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Sustained formation of progenitor globular clusters in a giant elliptical galaxy

Abstract

Globular clusters (GCs) are thought to be ancient relics from the early formative phase of galaxies, although their physical origin remains uncertain1,2. GCs are most numerous around massive elliptical galaxies, where they can exhibit a broad colour dispersion, suggesting a wide metallicity spread3. Here, we show that many thousands of compact and massive (~5 × 103–3 × 106M) star clusters have formed at an approximately steady rate over, at least, the past ~1 Gyr around NGC 1275, the central giant elliptical galaxy of the Perseus cluster. Beyond ~1 Gyr, these star clusters are indistinguishable in broadband optical colours from the more numerous GCs. Their number distribution exhibits a similar dependence with luminosity and mass as the GCs, whereas their spatial distribution resembles a filamentary network of multiphase gas4,5 associated with cooling of the intracluster gas6,7. The sustained formation of these star clusters demonstrates that progenitor GCs can form over cosmic history from cooled intracluster gas, thus contributing to both the large number and broad colour dispersion—owing to an age spread, in addition to a spread in metallicity—of GCs in massive elliptical galaxies. The progenitor GCs have minimal masses well below the maximal masses of Galactic open star clusters, affirming a common formation mechanism for star clusters over all mass scales8,9,10 irrespective of their formative pathways.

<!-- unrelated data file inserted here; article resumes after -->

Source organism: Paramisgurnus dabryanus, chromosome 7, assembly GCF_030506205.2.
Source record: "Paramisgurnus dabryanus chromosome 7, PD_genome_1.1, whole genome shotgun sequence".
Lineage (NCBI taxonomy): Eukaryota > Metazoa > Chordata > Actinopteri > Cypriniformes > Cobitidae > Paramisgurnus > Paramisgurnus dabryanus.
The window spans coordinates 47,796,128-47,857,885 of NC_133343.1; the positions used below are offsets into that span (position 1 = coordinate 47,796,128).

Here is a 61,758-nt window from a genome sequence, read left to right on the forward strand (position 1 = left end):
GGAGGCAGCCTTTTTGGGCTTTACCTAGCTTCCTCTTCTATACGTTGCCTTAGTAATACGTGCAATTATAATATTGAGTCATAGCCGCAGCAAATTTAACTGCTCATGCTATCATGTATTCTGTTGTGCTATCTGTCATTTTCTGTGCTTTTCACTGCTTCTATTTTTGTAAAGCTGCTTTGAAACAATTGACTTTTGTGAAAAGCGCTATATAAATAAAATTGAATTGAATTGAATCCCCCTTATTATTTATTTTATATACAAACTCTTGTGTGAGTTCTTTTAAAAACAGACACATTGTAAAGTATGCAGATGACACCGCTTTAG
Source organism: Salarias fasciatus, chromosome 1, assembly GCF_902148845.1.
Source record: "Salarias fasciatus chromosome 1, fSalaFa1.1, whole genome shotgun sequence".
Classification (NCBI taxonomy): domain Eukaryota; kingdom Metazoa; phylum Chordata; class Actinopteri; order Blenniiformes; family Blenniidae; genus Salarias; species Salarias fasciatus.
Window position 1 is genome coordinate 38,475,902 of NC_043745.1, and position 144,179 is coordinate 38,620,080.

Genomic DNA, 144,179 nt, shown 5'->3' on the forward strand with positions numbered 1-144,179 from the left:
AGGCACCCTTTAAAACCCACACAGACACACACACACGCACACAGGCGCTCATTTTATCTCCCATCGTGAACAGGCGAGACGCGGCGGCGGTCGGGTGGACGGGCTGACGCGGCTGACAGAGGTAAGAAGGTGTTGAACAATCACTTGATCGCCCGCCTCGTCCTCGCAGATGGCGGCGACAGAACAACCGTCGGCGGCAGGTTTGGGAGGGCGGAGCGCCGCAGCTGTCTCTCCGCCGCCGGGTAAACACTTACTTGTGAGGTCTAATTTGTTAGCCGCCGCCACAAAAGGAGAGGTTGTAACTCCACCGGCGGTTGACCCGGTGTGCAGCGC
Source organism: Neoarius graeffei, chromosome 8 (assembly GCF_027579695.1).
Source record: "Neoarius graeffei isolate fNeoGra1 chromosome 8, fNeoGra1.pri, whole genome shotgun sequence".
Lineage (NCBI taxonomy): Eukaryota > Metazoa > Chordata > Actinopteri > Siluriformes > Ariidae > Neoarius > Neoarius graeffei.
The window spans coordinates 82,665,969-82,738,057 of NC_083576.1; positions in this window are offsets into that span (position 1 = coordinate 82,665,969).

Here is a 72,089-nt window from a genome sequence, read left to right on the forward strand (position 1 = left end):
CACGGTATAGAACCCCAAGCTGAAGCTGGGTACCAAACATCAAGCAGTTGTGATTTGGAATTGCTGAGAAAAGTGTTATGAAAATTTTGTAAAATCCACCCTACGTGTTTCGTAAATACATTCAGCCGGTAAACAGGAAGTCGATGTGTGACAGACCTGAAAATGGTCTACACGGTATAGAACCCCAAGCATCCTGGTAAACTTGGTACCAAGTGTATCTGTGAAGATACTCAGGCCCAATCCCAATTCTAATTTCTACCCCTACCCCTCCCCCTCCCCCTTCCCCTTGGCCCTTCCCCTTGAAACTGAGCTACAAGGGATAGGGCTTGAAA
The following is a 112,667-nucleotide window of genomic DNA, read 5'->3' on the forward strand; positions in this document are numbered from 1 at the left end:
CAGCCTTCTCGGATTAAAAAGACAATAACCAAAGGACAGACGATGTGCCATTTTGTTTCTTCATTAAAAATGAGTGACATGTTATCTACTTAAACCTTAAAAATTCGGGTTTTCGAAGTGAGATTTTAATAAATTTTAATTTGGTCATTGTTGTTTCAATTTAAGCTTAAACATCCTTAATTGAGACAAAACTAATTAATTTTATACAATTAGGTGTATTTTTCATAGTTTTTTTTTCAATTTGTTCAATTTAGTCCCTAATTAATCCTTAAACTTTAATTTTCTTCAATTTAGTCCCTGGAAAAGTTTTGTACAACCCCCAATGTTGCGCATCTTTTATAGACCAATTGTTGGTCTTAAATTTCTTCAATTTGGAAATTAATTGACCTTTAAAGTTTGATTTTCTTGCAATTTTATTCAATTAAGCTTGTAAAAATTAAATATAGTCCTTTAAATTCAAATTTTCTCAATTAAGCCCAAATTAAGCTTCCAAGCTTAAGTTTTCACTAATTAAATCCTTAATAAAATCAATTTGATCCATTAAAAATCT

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Fig. 1: Colour–colour diagram of star clusters belonging to NGC 1275.
Fig. 2: Spatial distributions of different star cluster populations in NGC 1275.
Fig. 3: Luminosity and mass functions for the BSCs and GCs.

Data availability

The data that support the plots within this paper and other findings of this study are available from the corresponding author on reasonable request.

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Acknowledgements

This work was based on observations made with the NASA/ESA Hubble Space Telescope, and obtained from the Hubble Legacy Archive, which is a collaboration between the Space Telescope Science Institute (STScI/NASA), the Space Telescope European Coordinating Facility (ST-ECF/ESA) and the Canadian Astronomy Data Centre (CADC/NRC/CSA). J.L. acknowledges support from the Research Grants Council of Hong Kong through grants 17303414 and 17304817. Y.O. acknowledges support by grant MOST 107-2119-M-001-026-. T.B. thanks University of Hong Kong for generous support from the Visiting Research Professor Scheme.

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J.L. supervised the project and wrote the paper. E.W. and Y.O. conducted the technical aspects of the work. T.B. and E.M. initiated the project and participated in the interpretation of the results.

Corresponding author

Correspondence to Jeremy Lim.

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The authors declare no competing interests.

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Peer review information Nature Astronomy thanks Pavel Kroupa and the other, anonymous, reviewer(s) for their contribution to the peer review of this work.

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Supplementary information

Supplementary Information

Supplementary Figs. 1–11, Tables 1–4 and refs. 1–14

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Lim, J., Wong, E., Ohyama, Y. et al. Sustained formation of progenitor globular clusters in a giant elliptical galaxy. Nat Astron 4, 153–158 (2020). https://doi.org/10.1038/s41550-019-0909-6

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